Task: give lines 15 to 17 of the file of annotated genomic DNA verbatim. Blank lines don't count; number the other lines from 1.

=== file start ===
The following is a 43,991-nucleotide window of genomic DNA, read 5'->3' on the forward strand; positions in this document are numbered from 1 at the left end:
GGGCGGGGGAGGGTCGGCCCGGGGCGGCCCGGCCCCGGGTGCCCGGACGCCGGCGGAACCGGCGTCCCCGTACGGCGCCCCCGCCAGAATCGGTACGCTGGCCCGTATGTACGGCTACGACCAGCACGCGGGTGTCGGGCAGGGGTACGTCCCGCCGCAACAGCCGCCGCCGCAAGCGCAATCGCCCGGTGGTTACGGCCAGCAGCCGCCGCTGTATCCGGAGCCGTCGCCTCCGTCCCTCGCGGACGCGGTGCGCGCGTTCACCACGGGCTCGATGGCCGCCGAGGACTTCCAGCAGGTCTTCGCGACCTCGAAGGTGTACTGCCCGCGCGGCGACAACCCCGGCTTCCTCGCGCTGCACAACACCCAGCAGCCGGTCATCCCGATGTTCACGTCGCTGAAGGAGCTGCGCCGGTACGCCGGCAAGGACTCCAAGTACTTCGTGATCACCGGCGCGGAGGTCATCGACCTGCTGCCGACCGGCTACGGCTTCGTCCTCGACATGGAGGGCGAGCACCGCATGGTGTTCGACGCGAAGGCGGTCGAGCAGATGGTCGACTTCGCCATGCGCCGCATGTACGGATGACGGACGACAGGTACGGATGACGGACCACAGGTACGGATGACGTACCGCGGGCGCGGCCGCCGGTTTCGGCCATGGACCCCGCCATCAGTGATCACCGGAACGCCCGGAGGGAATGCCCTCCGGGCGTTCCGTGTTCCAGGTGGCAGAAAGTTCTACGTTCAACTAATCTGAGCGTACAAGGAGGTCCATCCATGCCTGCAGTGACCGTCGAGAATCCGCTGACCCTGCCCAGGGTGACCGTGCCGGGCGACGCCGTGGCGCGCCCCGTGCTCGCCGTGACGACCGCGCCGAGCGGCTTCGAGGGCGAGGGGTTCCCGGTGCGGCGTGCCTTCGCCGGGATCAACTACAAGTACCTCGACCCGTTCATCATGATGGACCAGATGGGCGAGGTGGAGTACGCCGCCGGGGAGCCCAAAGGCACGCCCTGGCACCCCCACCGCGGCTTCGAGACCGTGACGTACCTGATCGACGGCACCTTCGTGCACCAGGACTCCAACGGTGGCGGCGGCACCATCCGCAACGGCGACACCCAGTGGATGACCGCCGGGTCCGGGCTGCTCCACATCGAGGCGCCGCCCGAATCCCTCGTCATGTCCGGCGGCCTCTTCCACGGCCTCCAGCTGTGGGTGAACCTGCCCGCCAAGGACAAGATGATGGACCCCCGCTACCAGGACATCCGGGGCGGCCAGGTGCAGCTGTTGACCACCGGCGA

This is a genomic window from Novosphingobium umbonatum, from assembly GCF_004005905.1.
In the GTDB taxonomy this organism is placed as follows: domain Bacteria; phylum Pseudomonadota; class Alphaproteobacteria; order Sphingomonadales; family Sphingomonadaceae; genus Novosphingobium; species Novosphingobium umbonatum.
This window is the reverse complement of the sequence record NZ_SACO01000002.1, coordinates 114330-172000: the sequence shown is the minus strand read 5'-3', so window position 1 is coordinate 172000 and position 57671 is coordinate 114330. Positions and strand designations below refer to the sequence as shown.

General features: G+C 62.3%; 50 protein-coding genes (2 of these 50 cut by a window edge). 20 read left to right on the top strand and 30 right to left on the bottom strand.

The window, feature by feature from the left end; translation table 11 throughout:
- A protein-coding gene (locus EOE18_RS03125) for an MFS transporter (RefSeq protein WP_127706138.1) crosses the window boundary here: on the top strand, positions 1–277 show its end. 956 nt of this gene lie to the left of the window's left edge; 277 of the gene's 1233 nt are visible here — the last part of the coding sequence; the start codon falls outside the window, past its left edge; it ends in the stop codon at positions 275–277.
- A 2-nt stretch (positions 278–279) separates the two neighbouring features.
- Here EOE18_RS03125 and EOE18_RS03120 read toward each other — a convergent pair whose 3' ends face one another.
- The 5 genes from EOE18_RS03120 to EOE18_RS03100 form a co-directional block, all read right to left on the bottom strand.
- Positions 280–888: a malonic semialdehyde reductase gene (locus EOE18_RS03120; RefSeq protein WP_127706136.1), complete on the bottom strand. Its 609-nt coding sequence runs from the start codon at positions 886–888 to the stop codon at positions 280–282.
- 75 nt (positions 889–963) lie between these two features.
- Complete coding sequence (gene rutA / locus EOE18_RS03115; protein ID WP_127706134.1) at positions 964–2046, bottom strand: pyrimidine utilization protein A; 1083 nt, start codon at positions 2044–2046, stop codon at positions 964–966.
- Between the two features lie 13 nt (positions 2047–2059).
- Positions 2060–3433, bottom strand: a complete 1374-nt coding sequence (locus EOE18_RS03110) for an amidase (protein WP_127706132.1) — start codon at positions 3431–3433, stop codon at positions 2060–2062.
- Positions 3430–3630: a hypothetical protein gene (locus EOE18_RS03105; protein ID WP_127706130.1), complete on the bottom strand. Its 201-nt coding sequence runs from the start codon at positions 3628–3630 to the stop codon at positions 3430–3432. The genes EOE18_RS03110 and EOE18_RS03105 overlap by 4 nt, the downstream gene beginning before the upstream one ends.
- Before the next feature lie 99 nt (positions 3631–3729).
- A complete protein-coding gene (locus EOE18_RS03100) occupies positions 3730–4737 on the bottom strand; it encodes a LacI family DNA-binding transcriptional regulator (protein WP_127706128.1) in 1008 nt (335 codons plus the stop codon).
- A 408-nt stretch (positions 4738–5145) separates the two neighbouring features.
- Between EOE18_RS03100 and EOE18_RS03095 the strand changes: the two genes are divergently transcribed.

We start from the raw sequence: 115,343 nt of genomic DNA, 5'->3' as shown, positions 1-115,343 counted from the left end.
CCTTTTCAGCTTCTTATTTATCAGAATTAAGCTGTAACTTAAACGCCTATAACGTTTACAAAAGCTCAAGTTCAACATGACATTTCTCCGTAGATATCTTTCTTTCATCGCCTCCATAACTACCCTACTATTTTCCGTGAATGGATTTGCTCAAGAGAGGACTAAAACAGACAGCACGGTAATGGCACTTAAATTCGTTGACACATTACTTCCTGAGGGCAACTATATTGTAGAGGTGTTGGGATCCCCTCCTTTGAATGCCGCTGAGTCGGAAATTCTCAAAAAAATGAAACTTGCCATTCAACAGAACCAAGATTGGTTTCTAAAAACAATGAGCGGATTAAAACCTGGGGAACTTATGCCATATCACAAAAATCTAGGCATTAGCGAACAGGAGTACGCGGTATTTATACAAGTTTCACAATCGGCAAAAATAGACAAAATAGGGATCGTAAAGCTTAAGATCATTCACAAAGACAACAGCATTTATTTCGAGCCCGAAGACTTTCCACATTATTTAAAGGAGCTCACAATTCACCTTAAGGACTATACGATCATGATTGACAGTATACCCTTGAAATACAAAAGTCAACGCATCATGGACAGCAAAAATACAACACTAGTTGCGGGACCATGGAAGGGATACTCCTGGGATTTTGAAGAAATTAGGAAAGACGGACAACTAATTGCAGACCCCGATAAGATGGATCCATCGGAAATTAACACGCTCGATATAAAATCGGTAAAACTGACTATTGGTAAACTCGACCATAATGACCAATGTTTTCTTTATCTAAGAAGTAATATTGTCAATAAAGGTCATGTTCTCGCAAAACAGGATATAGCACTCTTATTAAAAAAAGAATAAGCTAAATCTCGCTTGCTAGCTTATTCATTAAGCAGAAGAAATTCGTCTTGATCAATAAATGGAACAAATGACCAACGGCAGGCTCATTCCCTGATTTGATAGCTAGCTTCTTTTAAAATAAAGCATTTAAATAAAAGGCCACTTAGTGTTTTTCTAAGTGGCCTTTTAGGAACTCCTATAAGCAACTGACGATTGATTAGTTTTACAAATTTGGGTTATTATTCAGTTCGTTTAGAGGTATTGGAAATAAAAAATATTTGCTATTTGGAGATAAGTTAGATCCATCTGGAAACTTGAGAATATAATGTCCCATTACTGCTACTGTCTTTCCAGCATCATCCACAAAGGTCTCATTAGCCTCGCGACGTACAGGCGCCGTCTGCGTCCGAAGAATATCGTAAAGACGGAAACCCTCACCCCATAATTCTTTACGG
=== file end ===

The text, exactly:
- Between the two features lie 13 nt (positions 2047–2059).
- Positions 2060–3433, bottom strand: a complete 1374-nt coding sequence (locus EOE18_RS03110) for an amidase (protein WP_127706132.1) — start codon at positions 3431–3433, stop codon at positions 2060–2062.
- Positions 3430–3630: a hypothetical protein gene (locus EOE18_RS03105; protein ID WP_127706130.1), complete on the bottom strand. Its 201-nt coding sequence runs from the start codon at positions 3628–3630 to the stop codon at positions 3430–3432. The genes EOE18_RS03110 and EOE18_RS03105 overlap by 4 nt, the downstream gene beginning before the upstream one ends.